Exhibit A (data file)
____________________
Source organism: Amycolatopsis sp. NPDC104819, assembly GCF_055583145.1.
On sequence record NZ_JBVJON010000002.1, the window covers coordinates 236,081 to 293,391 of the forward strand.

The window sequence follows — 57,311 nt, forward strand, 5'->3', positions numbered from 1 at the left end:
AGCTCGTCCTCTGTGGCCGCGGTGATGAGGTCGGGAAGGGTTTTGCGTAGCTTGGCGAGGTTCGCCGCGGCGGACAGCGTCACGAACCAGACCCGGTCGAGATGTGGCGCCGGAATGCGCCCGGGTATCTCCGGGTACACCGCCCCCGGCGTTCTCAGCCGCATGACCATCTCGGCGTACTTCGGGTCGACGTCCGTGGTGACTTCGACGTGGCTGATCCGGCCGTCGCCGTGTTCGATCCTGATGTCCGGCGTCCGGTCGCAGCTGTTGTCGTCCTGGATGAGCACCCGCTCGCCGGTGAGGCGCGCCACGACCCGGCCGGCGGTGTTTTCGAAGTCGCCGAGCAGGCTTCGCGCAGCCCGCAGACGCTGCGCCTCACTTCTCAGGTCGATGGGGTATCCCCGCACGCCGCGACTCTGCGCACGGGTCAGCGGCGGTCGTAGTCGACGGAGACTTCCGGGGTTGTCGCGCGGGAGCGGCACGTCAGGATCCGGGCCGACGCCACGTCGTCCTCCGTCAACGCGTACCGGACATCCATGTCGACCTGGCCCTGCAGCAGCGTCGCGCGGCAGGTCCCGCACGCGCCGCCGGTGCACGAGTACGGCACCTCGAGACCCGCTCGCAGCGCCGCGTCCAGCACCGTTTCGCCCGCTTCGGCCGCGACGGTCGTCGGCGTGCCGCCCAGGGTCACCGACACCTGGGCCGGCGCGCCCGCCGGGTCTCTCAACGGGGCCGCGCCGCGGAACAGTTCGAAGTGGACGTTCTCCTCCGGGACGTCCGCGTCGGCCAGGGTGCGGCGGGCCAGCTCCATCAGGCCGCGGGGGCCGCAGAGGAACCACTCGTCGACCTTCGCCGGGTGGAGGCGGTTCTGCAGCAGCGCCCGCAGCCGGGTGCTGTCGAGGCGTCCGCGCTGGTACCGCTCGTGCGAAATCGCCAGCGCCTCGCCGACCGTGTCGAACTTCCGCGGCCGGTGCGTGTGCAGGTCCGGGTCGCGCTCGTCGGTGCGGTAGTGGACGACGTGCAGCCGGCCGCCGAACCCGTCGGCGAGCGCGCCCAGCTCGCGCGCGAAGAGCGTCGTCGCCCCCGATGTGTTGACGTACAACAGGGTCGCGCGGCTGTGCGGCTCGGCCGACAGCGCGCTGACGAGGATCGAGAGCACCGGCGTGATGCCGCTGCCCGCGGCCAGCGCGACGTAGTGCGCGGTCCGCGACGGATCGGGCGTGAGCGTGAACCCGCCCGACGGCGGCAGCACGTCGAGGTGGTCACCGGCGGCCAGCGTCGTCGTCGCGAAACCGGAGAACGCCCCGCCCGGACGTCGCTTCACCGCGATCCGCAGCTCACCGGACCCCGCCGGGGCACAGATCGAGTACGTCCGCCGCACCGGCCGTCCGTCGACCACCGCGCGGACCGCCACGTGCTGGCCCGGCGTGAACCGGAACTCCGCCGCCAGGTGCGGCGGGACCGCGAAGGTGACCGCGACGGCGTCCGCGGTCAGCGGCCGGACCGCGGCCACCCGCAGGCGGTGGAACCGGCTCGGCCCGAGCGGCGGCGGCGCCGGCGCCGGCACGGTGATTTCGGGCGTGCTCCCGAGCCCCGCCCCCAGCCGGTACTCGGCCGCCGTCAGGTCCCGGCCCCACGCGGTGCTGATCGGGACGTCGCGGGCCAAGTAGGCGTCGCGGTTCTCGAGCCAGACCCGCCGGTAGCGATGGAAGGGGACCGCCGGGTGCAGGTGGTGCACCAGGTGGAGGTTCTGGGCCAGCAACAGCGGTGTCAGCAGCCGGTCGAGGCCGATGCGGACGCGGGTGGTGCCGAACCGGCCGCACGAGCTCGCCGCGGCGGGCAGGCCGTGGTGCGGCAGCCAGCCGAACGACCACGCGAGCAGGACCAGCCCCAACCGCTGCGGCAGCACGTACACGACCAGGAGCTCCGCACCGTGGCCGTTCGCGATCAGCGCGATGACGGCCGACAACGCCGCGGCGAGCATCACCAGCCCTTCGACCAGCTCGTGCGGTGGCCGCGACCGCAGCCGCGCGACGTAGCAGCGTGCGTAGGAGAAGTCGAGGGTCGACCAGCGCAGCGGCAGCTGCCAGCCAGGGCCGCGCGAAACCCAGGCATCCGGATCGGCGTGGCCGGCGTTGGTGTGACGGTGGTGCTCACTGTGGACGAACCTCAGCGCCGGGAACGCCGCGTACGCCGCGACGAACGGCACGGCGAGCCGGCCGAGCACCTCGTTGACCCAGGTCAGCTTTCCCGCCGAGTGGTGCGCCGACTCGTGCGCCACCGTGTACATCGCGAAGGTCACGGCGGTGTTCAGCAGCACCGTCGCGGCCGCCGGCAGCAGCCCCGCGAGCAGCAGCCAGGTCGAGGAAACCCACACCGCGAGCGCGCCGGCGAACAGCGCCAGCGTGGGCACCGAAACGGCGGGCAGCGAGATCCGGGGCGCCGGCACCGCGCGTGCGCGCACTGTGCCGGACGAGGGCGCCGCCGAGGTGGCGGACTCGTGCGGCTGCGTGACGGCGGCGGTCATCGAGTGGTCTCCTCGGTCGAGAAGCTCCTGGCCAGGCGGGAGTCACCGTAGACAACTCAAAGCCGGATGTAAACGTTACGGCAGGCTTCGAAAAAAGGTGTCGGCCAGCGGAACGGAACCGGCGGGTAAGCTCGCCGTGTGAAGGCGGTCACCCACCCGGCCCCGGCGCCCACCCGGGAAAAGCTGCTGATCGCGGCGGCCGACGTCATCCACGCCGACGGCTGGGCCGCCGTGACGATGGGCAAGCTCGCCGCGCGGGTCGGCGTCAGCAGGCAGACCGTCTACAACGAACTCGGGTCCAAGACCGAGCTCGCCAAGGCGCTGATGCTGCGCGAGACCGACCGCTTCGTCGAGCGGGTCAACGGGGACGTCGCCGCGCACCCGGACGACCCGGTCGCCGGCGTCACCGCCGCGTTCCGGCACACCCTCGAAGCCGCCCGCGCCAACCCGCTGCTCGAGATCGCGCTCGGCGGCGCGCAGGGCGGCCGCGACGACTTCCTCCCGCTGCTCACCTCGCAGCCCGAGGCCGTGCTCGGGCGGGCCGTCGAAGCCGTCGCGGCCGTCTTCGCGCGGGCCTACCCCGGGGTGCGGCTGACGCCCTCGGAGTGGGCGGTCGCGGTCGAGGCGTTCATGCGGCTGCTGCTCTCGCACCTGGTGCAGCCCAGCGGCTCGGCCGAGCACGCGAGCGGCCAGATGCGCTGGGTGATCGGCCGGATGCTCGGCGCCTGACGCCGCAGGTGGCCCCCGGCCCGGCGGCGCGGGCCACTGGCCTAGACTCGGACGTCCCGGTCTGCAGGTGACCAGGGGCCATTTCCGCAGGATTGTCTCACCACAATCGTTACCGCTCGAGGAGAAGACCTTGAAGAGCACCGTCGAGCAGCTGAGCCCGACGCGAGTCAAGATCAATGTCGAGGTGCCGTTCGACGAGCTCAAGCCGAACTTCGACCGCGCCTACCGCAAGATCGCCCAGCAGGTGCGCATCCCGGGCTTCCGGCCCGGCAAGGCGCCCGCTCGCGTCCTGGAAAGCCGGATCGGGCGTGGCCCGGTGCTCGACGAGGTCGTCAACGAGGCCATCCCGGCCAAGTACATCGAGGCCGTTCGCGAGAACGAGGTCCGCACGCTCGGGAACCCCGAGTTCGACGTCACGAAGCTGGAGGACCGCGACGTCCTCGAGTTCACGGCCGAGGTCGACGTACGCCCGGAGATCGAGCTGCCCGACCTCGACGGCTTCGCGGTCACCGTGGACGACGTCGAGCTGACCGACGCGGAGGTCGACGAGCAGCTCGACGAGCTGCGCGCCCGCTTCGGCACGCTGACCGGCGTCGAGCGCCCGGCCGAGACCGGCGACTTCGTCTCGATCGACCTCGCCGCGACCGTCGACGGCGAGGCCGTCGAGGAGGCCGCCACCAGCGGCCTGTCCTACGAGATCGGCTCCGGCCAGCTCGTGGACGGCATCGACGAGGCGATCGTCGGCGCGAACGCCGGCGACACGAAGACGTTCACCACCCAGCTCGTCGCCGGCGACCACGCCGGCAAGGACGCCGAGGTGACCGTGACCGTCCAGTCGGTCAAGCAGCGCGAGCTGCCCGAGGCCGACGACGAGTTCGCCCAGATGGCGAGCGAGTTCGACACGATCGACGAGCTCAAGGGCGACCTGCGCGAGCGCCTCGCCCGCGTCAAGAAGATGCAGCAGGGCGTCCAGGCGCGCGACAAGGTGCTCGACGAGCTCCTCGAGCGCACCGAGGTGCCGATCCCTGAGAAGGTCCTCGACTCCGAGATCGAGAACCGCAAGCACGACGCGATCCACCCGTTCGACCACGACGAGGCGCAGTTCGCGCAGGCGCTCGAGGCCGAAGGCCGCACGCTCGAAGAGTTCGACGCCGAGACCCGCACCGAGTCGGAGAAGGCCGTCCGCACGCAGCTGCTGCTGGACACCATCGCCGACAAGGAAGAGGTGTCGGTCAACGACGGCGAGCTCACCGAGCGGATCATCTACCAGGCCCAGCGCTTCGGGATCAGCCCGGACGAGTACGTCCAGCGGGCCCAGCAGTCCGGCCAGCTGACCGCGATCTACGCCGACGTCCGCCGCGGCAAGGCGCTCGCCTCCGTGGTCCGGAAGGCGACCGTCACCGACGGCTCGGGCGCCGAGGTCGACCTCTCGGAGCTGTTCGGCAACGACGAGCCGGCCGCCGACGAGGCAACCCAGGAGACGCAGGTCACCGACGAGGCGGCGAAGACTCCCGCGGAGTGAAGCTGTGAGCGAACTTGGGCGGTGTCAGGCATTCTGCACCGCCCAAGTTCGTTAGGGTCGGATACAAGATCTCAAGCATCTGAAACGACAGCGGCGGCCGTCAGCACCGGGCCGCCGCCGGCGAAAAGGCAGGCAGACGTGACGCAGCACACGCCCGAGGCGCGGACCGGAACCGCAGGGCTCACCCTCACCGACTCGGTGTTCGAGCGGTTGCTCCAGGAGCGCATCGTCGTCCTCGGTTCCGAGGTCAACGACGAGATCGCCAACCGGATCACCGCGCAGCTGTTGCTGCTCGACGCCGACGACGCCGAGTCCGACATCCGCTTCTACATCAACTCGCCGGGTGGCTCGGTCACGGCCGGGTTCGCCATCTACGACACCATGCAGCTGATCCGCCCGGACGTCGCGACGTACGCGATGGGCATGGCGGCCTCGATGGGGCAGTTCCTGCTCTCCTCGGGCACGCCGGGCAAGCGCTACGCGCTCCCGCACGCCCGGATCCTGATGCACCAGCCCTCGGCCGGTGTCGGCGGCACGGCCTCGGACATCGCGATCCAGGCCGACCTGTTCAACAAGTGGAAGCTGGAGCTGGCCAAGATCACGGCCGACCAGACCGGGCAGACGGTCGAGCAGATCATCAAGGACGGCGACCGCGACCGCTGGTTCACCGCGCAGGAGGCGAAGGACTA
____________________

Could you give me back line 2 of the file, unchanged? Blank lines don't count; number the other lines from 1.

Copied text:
On sequence record NZ_JBVJON010000002.1, the window covers coordinates 236,081 to 293,391 of the forward strand.